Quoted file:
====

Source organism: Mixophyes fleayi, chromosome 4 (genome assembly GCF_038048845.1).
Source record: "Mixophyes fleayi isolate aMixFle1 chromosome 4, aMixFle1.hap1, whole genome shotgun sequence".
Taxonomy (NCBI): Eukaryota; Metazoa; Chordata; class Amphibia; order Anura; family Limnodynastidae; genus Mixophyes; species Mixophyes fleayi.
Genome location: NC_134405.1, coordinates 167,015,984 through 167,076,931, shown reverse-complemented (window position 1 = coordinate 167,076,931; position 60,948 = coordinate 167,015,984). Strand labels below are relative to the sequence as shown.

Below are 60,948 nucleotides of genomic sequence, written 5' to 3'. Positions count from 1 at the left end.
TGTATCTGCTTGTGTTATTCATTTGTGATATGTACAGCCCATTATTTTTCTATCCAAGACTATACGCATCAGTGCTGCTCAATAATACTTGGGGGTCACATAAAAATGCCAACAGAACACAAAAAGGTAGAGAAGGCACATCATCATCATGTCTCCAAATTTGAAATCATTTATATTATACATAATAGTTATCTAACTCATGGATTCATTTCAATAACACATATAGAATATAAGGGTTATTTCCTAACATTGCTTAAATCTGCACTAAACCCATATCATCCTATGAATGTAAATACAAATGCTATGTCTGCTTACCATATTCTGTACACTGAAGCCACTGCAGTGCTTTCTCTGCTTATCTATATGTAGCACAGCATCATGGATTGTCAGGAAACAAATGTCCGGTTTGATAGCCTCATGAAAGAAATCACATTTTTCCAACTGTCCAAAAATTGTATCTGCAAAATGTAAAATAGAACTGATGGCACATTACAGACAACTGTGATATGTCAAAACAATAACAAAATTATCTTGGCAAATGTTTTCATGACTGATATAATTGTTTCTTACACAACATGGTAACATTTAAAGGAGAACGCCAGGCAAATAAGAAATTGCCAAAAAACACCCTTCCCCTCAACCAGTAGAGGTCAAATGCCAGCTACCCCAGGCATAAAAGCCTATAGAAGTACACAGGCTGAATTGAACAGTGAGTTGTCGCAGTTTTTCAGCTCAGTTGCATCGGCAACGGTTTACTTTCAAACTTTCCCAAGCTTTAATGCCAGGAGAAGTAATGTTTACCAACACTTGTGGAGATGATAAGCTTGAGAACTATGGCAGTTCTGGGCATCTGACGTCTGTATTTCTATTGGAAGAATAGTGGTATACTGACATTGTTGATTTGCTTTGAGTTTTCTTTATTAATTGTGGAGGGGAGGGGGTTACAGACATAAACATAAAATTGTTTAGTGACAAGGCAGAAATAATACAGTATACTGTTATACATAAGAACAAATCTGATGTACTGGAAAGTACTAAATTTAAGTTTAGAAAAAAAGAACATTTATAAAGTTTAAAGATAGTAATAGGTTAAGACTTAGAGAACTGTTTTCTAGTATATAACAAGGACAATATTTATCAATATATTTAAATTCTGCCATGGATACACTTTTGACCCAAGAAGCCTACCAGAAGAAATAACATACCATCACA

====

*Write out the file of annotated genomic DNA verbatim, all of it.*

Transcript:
Source organism: Mixophyes fleayi, chromosome 4 (genome assembly GCF_038048845.1).
Source record: "Mixophyes fleayi isolate aMixFle1 chromosome 4, aMixFle1.hap1, whole genome shotgun sequence".
Taxonomy (NCBI): Eukaryota; Metazoa; Chordata; class Amphibia; order Anura; family Limnodynastidae; genus Mixophyes; species Mixophyes fleayi.
Genome location: NC_134405.1, coordinates 167,015,984 through 167,076,931, shown reverse-complemented (window position 1 = coordinate 167,076,931; position 60,948 = coordinate 167,015,984). Strand labels below are relative to the sequence as shown.

Below are 60,948 nucleotides of genomic sequence, written 5' to 3'. Positions count from 1 at the left end.
TGTATCTGCTTGTGTTATTCATTTGTGATATGTACAGCCCATTATTTTTCTATCCAAGACTATACGCATCAGTGCTGCTCAATAATACTTGGGGGTCACATAAAAATGCCAACAGAACACAAAAAGGTAGAGAAGGCACATCATCATCATGTCTCCAAATTTGAAATCATTTATATTATACATAATAGTTATCTAACTCATGGATTCATTTCAATAACACATATAGAATATAAGGGTTATTTCCTAACATTGCTTAAATCTGCACTAAACCCATATCATCCTATGAATGTAAATACAAATGCTATGTCTGCTTACCATATTCTGTACACTGAAGCCACTGCAGTGCTTTCTCTGCTTATCTATATGTAGCACAGCATCATGGATTGTCAGGAAACAAATGTCCGGTTTGATAGCCTCATGAAAGAAATCACATTTTTCCAACTGTCCAAAAATTGTATCTGCAAAATGTAAAATAGAACTGATGGCACATTACAGACAACTGTGATATGTCAAAACAATAACAAAATTATCTTGGCAAATGTTTTCATGACTGATATAATTGTTTCTTACACAACATGGTAACATTTAAAGGAGAACGCCAGGCAAATAAGAAATTGCCAAAAAACACCCTTCCCCTCAACCAGTAGAGGTCAAATGCCAGCTACCCCAGGCATAAAAGCCTATAGAAGTACACAGGCTGAATTGAACAGTGAGTTGTCGCAGTTTTTCAGCTCAGTTGCATCGGCAACGGTTTACTTTCAAACTTTCCCAAGCTTTAATGCCAGGAGAAGTAATGTTTACCAACACTTGTGGAGATGATAAGCTTGAGAACTATGGCAGTTCTGGGCATCTGACGTCTGTATTTCTATTGGAAGAATAGTGGTATACTGACATTGTTGATTTGCTTTGAGTTTTCTTTATTAATTGTGGAGGGGAGGGGGTTACAGACATAAACATAAAATTGTTTAGTGACAAGGCAGAAATAATACAGTATACTGTTATACATAAGAACAAATCTGATGTACTGGAAAGTACTAAATTTAAGTTTAGAAAAAAAGAACATTTATAAAGTTTAAAGATAGTAATAGGTTAAGACTTAGAGAACTGTTTTCTAGTATATAACAAGGACAATATTTATCAATATATTTAAATTCTGCCATGGATACACTTTTGACCCAAGAAGCCTACCAGAAGAAATAACATACCATCACA